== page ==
Thomas Watson and Divine Providence – Part 2

Thomas Watson and Divine Providence – Part 2

a-body-of-divinityIn Thomas Watson’s, A Body of Divinity, his chapter on providence provides the reader with seven propositions concerning Divine providence. These propositions work as a helpful framework to build upon in forming an understanding of the Puritan’s theology of providence. Significantly, these propositions are an excellent illustration of what the Puritan’s did with their theology. After considering these propositions, I will conclude with a brief consideration of Watson’s exhortations that come as a result. This is an indication that for the Puritan’s true theology must lead to a practical divinity. Theology must never be disconnected from practice.

What is Providence?Firstly, Watson states, “God’s providence reaches to all places, persons, and occurrences.”[1] Out of all his propositions, this is the one given the most detail (lasting for about three pages in the Banner of Truth Edition). His point is that there is nothing (place, person or occurrence) that is not affected by providence. Under this proposition, Watson deals with the issue of how sin and providence relate. He says,

“God is the cause of no man’s sin. It is true God has a hand in the action where sin is, but no hand in the sin of the action. A man may play upon a jarring instrument, but the jarring is from itself; so here, the actions of men, so far as they are natural, are from God; but so far as they are sinful, they are from men themselves, and God has no hand at all in them.”[2]

Secondly, he says, “providences, which are casual and accidental to us, are pre-determined by the Lord.”[3] Regardless of what happens around, even though it may look like a random act, is present and happening because of God’s providence.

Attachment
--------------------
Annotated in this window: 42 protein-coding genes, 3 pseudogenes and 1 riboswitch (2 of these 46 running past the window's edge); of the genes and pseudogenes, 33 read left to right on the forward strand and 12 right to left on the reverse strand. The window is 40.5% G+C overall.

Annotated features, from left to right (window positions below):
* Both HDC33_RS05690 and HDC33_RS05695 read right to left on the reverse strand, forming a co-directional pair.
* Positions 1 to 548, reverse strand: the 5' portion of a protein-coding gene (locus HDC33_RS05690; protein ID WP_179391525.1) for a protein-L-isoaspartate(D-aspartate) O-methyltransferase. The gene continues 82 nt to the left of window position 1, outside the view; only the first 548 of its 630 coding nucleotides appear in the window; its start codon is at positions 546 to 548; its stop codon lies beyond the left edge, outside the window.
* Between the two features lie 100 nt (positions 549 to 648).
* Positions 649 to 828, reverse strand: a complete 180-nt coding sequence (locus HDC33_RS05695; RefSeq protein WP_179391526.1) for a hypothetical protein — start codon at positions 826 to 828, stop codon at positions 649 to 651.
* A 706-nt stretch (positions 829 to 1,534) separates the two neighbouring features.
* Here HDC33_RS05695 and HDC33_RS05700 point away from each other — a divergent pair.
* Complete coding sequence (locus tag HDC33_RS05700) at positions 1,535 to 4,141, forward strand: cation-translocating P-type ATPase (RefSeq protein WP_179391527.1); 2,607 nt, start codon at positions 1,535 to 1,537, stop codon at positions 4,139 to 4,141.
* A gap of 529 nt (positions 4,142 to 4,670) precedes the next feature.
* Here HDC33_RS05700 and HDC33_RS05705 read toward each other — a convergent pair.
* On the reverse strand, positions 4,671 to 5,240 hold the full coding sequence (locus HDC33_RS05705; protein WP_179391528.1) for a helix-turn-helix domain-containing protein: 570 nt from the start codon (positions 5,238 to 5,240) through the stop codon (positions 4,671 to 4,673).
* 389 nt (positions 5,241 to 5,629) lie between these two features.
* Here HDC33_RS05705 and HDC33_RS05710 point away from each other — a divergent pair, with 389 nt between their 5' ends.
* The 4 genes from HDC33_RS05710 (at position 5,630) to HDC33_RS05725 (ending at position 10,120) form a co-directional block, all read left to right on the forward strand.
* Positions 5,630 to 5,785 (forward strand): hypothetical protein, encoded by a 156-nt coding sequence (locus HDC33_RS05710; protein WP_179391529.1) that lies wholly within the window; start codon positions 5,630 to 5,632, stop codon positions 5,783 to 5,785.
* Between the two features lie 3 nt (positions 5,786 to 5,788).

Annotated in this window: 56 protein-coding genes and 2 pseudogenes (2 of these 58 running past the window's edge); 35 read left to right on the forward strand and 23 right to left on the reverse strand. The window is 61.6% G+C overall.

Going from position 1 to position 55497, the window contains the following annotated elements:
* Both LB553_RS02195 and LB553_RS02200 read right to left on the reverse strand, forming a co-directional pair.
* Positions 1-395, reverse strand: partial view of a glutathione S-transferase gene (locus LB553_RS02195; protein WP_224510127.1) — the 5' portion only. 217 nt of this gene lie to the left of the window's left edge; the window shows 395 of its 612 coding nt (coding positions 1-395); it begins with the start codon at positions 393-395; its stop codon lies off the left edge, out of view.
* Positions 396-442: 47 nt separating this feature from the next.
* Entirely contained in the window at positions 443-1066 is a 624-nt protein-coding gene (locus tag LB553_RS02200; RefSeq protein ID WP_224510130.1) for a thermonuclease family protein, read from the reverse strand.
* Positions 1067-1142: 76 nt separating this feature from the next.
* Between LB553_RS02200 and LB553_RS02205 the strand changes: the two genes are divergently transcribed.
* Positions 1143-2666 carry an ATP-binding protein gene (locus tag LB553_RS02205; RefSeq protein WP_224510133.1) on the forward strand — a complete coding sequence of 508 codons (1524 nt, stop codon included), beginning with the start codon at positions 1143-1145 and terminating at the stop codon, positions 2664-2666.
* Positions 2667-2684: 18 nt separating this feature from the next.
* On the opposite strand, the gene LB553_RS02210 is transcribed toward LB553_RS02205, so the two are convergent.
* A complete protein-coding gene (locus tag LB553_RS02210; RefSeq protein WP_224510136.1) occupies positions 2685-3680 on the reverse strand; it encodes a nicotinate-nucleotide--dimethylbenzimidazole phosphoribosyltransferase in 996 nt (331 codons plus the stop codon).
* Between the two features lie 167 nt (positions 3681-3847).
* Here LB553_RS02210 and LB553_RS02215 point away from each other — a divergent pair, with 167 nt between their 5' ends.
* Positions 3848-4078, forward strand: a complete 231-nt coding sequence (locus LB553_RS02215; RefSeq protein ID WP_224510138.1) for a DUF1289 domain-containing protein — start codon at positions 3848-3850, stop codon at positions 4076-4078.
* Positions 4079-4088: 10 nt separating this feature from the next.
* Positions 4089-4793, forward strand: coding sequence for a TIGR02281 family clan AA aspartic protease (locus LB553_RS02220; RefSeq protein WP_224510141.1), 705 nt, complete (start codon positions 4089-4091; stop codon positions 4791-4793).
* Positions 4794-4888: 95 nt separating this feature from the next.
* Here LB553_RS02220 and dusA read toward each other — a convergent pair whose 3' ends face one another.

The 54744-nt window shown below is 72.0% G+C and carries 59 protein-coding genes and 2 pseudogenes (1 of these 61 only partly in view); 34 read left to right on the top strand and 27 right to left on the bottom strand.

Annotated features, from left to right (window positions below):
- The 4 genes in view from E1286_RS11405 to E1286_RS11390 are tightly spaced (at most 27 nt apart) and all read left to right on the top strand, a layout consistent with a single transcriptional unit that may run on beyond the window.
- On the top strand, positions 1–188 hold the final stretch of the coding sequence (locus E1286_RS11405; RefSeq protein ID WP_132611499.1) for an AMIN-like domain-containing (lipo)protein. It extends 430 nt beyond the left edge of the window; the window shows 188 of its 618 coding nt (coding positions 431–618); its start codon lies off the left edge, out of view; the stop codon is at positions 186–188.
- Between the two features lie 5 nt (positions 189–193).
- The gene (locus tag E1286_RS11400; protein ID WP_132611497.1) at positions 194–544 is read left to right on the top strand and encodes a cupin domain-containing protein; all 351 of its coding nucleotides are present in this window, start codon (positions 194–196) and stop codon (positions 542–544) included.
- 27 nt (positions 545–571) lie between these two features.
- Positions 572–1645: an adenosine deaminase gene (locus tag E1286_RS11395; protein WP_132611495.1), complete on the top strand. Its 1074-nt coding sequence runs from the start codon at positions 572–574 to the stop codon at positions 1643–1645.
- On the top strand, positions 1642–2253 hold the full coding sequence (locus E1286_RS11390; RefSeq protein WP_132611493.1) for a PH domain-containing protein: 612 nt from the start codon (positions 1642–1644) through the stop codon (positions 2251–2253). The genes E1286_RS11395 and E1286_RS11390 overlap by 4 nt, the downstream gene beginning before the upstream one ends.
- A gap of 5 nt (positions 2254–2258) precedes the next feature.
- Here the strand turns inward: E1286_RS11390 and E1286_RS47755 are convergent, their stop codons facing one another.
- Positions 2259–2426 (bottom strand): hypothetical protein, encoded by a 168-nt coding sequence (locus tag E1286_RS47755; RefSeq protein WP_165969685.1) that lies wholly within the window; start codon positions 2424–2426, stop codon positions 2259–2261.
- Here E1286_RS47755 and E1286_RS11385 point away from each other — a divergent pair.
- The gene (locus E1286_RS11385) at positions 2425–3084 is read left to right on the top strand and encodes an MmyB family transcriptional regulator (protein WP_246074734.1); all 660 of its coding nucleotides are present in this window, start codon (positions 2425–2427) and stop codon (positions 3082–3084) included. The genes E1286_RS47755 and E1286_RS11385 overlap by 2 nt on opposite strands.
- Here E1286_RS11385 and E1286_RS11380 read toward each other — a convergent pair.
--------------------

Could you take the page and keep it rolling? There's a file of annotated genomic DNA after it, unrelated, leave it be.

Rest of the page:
Thirdly, “God’s providence is greatly to be observed, but we are not to make it the rule of our actions.”[4] Though providence may be useful in understanding why certain things are happening or what the direction might be, it is to never be our authoritative guide. Here Watson makes the point that Providence function like a dairy but certainly is not the believer’s Bible. The Word of God is the authoritative rule and guide for the believer. Providence must always be interpreted through the lens of Scripture. John Frame quotes Flavel, “‘the providence of God is like a Hebrew word – it can only be read backwards!’ It is much easier to see how God has used providence in the past than to figure out how he will use it to lead us in the future. And in any case, we can rightly interpret providence only through the spectacles of Scriptures.”[5]

Next he states, “Divine providence is irresistible.”[6] Here Watson is stressing that nothing can or will prevent what God has planned by means of Providence, it will happen no matter what.

His fifth proposition is that “God is to be trusted when his providences seem to run contrary to his promises.”[7] By making use of the episode in David’s life where he was promised the crown to be king, but in various circumstances in his life it looked like it wasn’t going to happen (when he was pursued by Saul). But, as Watson notes, God kept his promise.

Sixth, “The providences of God are chequer-work, they are intermingled.”[8] Watson wanted his listeners and readers know that when providence comes, sometimes it will be sweet, but other times it will be bitter on this side of glory. However, for the believer it is always mixed with God’s kind mercy.